What Bundy is there for, clearly, is attention. He wasn’t going to get on television walking in little Burns, Oregon, among a peaceful crowd of protesters who dislike the way public lands are managed. He certainly wasn’t going to get on television by entering the U.S. Bureau of Land Management’s labyrinth appeals process to overturn objectionable regulations. No, the way to a camera’s heart is to take over a wildlife refuge, peacefully brandish guns, and call on other patriots to join you at the barricades. (Well, not exactly: there are no barricades, the refuge is largely unstaffed and unvisited in the winter, and law enforcement is lying low at the coffee shop in Burns.)

The Bundys’ love of publicity — patriarch Cliven has also bathed in television lights for “standing up” to the feds on public grazing lands in Nevada — has only hurt the beleaguered community of ranch families who have gripes about public land management worth listening to. Like the people of Harney County, Wyoming ranch families often think public land managers over-manage, and they want their complaints heard … but not voiced by someone who has, in his own capacious mind, unilaterally disbanded the federal government.

And then, the Bundys intentionally tie their fanciful constitutional claims to armed resistance, and invite self-declared militias pocketed around the West to bring their weapons and “de-escalate” the stand-off. It’s entirely possible my friend from the Tucson airport is on his way. That should make us all feel safer.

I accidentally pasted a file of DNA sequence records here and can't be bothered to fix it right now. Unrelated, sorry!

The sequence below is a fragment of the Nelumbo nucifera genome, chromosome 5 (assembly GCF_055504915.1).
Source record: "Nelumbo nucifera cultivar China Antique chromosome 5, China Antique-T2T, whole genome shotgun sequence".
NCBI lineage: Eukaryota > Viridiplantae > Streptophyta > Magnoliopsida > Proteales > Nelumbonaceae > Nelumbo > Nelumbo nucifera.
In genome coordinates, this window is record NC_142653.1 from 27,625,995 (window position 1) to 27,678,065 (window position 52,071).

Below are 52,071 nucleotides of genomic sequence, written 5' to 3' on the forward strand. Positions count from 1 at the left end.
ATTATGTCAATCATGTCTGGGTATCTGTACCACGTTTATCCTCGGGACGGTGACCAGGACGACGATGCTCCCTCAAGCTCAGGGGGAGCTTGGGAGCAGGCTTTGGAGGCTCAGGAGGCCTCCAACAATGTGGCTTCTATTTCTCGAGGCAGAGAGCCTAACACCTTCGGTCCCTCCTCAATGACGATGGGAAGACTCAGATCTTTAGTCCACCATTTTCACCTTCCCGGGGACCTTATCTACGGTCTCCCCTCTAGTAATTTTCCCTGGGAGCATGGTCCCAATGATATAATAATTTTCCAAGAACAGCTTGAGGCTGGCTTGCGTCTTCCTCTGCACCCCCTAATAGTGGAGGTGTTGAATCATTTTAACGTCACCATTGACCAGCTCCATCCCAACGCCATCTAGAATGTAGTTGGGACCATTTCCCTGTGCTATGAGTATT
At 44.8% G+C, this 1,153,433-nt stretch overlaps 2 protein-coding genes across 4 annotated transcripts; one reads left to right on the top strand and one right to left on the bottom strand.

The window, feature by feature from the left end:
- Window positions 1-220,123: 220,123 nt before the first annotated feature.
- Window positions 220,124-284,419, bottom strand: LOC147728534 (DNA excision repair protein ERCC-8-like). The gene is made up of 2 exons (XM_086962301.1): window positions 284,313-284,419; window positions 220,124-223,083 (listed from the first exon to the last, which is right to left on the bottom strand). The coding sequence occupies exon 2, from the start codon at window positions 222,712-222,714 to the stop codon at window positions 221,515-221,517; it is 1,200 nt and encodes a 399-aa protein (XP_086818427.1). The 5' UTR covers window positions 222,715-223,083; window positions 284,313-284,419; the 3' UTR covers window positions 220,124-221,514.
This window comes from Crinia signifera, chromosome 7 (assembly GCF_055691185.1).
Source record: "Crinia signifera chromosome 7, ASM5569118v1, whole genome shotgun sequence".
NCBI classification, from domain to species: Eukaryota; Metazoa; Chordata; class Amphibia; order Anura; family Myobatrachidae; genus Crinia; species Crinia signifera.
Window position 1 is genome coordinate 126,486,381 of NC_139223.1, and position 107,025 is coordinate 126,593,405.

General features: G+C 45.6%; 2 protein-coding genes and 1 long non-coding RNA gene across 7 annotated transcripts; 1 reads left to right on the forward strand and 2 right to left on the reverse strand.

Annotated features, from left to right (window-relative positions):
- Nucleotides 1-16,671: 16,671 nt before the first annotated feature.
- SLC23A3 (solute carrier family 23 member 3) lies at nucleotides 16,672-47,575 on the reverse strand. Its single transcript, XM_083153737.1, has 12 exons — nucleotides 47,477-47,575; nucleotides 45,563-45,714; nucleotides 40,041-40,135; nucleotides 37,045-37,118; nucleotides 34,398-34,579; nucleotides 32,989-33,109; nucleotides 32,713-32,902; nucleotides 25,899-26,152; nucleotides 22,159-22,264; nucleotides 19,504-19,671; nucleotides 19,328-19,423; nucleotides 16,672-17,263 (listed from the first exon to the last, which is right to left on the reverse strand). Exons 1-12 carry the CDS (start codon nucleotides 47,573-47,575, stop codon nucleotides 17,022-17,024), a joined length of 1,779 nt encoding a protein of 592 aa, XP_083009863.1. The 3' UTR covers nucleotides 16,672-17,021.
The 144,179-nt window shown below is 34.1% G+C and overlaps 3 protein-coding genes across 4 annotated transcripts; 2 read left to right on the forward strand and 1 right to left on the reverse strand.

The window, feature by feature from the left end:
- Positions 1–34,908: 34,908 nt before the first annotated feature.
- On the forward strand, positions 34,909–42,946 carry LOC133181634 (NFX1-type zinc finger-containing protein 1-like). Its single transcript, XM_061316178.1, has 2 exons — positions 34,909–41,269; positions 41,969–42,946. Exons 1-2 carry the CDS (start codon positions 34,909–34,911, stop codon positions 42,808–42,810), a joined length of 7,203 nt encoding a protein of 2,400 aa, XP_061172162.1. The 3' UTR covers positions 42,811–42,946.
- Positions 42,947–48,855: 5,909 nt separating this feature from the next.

In Burns, Oregon, residents would be happy if the Bundys just headed back to the ranch … no, wait, back to Phoenix. Then they could turn back to the various nagging problems of life in a small community.

Like deer, and whether we can hunt them in town. (Ah, we got there…)

There were no cameras at the Lander City Council when they dealt with the question of bow-hunting deer in the city limits. People got up and talked in calm voices with the mildest rhetoric about the pros and cons of it — the nuisance of over-populated deer; the pleasure of teaching a child to shoot arrows at a target in the backyard; state wildlife agency definitions of what a broad-head arrow tip is; the liability issue if the police chief okays a city hunter and his arrow ends up in a neighbor’s door.  

A local man noted that he’d taken three deer in city limits in the last five years, without a problem; another worried that restrictions on arrows would be a “backdoor” to getting rid of hunting. A city councilman (a hunter himself) said: “I’m worried about a fallible person using something that is specifically designed to kill in a small residential area.”

There were no threats. There was no drama, no show of arms. City government was not overthrown, or threatened with overthrow. A practical issue faced in a small community was addressed.

Update, 8:12 a.m. Jan. 12, 2016:

When I walked out to the shed this morning, Breakfast, Lunch and Dinner looked at me reproachfully from their refuge behind the flower bed. It’s the sixth month of their occupation. No action from law enforcement. We’re drinking coffee and keeping an eye on them.

Geoffrey O’Gara is a writer and documentary producer based in Lander, Wyoming. He works for The Content Lab, LLC and serves on WyoFile's board of directors. His column, Weed Draw, is named for a remote...

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  1. Another fine piece of journalism from Geoff. WyoFile continues to bring unique stories to the state and I appreciate the efforts of the entire staff.

  2. What I most appreciate in this piece is what it is lacking. No brandishing of rhetorical weapons, no threats, ultimatums or once-and-for-all solutions. A wry look at our wacky world. Thanks for the perspective–it’s a great way to start my day.

    Lynn Carlson